Eric Hoffer was the world-famous California longshoreman who wrote “The True Believer” and a dozen other fascinating, provocative books without spending a day in school. The success of “The True Believer” in 1951 led Look magazine in 1956 to identify him as President Dwight D. Eisenhower’s favorite author (previously believed to be Zane Grey); and this accolade led Eric Sevareid to feature Hoffer in two CBS interviews broadcast nationally. This publicity led President Lyndon Johnson to spend an hour huddled with Hoffer in the White House Rose Garden. The man who wrote his books during work breaks on the waterfront became a celebrated author – and one of the few Americans to be called a philosopher.

“The True Believer” has become an American classic. Written in an analytical, dispassionate style, one very different from the bombastic emotional personality of its author, it identified and explained the motivations of the various fanatics who precipitated the mass movements of modern times. While it was based on Hoffer’s study of communism and fascism, the two mass movements of his early years, it was rereleased just after Sept. 11, 2001, because it also sheds light on the contemporary mass movement that led fanatic “true believers” to fly planes into the World Trade Center towers and the Pentagon.

Several writers have published books on Hoffer, this reviewer among them, but the earlier volumes were either introductions to the themes of Hoffer’s books or personality sketches based on conversations with him. Tom Bethell has now provided a thorough and definitive study of Hoffer the man, the philosophy represented in his books and articles, and his place in modern thought. He critically reviews Hoffer’s life, organizes and explains the major philosophical claims in his books, and carefully addresses all the questions about Hoffer that can likely be answered.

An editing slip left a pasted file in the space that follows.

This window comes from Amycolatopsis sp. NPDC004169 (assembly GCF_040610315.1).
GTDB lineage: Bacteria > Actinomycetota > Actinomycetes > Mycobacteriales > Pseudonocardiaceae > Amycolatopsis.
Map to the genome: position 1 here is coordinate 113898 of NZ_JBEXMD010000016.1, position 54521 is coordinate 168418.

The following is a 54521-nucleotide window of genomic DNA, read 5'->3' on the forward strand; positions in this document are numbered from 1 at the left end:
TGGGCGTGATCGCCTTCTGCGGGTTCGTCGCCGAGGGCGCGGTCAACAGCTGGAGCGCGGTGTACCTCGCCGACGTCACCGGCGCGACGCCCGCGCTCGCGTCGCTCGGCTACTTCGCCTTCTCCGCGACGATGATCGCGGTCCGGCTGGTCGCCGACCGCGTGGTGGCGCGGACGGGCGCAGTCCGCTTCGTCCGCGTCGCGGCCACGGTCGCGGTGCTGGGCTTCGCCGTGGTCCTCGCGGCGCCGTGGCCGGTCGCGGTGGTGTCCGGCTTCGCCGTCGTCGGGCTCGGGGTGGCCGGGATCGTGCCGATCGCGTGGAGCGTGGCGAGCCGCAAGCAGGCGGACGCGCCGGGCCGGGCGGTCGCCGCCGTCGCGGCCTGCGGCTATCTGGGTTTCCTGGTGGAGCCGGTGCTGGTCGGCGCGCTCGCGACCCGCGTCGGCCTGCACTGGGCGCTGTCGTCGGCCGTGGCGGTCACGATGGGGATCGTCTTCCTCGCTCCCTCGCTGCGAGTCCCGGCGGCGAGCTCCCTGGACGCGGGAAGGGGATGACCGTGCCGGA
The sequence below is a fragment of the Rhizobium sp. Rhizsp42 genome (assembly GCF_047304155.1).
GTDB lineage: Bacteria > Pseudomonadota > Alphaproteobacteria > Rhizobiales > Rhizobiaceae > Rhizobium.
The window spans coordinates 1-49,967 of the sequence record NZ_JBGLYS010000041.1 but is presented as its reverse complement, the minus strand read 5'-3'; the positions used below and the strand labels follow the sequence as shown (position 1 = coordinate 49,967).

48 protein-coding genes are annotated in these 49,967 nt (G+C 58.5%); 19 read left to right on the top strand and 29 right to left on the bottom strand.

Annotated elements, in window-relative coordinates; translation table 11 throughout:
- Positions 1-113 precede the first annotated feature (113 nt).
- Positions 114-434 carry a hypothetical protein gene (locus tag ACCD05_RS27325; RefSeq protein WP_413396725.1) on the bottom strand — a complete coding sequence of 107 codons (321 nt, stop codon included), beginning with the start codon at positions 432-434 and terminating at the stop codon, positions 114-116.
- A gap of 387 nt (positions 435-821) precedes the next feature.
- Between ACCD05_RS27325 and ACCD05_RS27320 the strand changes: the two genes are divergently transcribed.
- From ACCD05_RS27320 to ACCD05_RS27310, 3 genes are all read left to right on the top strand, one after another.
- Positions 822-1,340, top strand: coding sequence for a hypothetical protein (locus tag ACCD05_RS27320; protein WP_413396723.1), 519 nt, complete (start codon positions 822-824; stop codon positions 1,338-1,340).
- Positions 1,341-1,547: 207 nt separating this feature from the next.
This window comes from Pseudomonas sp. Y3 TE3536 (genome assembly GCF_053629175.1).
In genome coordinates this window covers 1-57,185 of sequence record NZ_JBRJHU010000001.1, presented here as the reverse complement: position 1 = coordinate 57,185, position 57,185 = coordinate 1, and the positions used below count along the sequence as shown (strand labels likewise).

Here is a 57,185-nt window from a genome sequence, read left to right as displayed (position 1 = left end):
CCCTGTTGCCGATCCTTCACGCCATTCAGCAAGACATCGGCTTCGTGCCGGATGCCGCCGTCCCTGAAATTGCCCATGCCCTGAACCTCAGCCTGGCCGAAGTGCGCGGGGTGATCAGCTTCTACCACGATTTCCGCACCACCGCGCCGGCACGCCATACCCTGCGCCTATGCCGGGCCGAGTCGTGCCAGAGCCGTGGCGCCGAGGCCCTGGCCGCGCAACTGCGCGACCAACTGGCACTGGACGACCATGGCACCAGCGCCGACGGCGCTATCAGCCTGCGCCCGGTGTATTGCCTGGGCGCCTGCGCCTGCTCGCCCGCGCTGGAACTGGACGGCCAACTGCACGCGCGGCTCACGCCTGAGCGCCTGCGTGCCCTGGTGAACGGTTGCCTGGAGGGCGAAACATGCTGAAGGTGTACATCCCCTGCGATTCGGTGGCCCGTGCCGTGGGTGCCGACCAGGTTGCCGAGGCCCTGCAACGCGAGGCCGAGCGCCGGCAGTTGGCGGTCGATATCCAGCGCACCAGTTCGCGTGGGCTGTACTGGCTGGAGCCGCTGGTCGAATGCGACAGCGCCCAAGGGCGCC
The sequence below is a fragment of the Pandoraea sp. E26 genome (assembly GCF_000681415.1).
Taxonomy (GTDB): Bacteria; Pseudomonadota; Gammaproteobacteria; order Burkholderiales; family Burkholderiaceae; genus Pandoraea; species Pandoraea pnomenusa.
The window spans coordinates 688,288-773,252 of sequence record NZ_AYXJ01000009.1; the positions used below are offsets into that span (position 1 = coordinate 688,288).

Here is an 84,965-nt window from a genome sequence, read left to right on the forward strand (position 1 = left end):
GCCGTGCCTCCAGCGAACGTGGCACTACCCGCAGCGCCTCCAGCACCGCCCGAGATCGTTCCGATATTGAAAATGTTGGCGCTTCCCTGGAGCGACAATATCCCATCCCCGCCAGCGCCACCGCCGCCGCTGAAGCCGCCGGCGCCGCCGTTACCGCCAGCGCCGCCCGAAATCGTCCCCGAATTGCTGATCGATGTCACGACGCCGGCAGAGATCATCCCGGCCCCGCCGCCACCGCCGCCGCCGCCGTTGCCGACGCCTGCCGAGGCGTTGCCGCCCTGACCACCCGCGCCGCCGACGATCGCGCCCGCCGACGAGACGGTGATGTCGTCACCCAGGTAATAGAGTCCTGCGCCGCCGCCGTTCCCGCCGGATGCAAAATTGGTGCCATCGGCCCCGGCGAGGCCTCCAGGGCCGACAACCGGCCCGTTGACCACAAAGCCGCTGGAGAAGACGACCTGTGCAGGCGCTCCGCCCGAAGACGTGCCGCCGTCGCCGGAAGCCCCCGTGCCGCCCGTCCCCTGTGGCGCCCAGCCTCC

Bethell has been an editor at Harper’s magazine and the Washington Monthly and is currently a senior editor of The American Spectator. He has also been a visiting fellow at the Hoover Institution, where Hoffer’s papers are collected. He met and interviewed Hoffer 30 years ago and talked with all the people still living who knew Hoffer intimately. Among those were Hoffer’s lover, Lili Fabilli Osborne (who died in 2010), her son (and Hoffer’s) Eric Osborne, and Hoffer’s most devoted disciple and associate, Stacy Cole. This book is Bethell’s reward for his years of labor and a delight for any reader who finds Hoffer fascinating and informative.

Bethell’s best achievement here is his quest to discover the truth about Hoffer’s early and private life. Before he emerged as a public literary figure at around the age of 50, little is known with certainty about him. Bethell questions Hoffer’s assertion that he was born in New York in 1902 and provides a strong argument that he was born in Germany in 1898 and was likely an illegal immigrant who never became an American citizen. He is also the first biographer to state with certainty that Hoffer and Lili were lovers and that Hoffer was the father of her youngest son, conceived while she was still married to her husband, Selden Osborne, the boy Hoffer always called his “godson” or his “grandson.”

Eric Hoffer was a set of contradictions: a scholar without formal education, an uncommonly brilliant common man, a deeply private, secretive person who became an international celebrity, a bigot who never stopped searching for enlightenment, and an ardent defender and advocate for a country that was probably not his own. Bethell’s book resurrects Hoffer and offers him to us who are long-time admirers and anyone just discovering him in vivid colors.

Reviewed by James T. Baker, author of “Eric Hoffer,” a volume in the Twayne American Authors Series, 1982.

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